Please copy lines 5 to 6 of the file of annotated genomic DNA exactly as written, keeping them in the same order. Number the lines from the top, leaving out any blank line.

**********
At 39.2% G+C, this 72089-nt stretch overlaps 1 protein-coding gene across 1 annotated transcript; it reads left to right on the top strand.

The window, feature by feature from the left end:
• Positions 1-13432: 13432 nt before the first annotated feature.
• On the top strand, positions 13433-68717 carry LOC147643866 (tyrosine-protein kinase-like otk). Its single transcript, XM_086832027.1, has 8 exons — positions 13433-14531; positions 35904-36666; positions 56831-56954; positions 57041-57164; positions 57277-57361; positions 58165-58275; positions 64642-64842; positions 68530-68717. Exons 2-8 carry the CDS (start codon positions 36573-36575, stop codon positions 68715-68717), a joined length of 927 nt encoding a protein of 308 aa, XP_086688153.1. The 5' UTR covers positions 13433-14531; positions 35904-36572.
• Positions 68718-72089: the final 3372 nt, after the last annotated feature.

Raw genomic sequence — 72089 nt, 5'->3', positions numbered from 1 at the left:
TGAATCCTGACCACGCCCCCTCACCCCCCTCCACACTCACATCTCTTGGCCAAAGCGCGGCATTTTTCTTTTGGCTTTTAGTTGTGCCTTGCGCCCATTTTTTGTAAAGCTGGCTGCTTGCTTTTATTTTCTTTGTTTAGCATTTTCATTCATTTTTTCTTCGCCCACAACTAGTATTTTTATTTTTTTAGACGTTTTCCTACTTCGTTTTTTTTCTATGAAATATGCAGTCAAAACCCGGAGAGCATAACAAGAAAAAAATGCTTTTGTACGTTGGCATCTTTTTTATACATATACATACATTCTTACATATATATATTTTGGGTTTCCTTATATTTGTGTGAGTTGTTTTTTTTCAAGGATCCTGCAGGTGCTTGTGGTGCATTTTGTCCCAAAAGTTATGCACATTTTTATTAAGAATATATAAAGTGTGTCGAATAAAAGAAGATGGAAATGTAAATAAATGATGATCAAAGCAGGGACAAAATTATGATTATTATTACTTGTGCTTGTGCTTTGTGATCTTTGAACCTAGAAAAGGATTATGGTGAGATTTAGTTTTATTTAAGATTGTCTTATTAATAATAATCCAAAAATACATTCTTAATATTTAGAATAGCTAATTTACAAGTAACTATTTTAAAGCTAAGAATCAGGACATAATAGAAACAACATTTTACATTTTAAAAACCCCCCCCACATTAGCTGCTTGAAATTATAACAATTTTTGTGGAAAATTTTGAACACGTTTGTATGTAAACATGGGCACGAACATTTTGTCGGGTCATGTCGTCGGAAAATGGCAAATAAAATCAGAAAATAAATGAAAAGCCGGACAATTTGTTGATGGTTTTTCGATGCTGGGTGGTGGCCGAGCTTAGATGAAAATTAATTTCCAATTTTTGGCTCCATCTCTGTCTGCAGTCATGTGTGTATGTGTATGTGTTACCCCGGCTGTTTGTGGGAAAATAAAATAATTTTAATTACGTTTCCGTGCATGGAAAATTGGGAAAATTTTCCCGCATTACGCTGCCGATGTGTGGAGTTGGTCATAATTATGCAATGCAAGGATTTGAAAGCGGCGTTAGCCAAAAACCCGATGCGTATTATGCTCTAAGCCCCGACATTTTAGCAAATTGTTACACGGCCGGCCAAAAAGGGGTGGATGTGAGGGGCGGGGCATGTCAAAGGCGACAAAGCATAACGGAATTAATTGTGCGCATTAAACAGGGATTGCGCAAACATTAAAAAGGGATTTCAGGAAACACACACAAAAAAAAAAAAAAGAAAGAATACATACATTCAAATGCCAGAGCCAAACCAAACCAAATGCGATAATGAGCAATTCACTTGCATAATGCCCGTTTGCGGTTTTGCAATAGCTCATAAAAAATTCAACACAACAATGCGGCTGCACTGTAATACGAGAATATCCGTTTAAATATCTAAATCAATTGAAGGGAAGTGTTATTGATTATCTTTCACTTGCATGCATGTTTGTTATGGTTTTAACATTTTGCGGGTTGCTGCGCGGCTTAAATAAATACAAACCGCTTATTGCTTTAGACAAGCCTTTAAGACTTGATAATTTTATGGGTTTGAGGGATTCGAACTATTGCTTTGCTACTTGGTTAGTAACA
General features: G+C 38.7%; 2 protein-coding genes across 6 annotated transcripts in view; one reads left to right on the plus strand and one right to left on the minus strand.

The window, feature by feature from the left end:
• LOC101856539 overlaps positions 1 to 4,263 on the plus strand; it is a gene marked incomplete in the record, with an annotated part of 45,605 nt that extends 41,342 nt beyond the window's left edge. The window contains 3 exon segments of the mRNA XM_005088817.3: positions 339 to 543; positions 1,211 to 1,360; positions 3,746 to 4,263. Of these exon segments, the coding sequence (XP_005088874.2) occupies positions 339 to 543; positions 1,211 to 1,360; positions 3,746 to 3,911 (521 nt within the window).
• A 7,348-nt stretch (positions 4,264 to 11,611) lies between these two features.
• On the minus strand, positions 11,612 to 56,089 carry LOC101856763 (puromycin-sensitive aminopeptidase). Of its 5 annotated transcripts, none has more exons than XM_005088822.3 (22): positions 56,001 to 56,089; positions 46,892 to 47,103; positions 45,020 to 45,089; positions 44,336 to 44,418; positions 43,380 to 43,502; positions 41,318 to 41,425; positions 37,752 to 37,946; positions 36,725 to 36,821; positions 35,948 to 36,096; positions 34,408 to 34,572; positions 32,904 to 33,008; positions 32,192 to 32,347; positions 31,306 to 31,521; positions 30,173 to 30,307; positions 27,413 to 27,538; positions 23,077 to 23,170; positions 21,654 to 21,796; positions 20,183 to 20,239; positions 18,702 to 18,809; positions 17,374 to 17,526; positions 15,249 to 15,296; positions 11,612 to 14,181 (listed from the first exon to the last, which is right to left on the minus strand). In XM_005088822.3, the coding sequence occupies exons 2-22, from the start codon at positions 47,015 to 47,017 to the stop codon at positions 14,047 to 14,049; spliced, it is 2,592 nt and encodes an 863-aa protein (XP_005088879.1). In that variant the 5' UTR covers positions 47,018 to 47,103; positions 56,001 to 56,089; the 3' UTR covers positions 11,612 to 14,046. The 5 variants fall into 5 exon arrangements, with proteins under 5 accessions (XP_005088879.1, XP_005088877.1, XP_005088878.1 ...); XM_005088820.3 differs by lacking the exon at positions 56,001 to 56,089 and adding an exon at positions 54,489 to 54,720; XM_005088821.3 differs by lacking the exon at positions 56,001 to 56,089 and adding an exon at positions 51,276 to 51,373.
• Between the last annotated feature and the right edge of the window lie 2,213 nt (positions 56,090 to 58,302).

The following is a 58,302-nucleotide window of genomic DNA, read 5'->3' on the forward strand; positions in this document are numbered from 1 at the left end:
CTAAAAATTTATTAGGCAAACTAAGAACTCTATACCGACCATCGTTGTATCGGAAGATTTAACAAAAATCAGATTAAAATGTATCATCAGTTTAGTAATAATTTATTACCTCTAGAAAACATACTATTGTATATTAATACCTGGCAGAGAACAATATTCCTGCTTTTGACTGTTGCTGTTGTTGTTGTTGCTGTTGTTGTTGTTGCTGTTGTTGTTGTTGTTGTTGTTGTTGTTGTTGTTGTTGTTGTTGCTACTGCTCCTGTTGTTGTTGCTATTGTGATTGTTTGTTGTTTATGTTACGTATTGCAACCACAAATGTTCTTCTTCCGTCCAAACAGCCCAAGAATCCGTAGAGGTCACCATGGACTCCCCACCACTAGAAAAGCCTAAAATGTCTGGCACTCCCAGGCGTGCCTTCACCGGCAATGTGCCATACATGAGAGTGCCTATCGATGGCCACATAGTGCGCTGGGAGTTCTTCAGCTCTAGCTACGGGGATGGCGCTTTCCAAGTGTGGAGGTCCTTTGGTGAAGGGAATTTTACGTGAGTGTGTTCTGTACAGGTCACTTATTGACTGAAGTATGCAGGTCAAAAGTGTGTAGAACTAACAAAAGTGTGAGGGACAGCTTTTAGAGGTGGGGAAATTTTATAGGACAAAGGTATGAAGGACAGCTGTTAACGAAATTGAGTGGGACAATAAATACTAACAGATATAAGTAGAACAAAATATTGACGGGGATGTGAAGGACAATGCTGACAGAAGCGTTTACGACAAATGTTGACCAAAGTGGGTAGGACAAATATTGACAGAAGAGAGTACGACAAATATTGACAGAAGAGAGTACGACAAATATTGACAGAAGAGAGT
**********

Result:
• Positions 68718-72089: the final 3372 nt, after the last annotated feature.

Raw genomic sequence — 72089 nt, 5'->3', positions numbered from 1 at the left: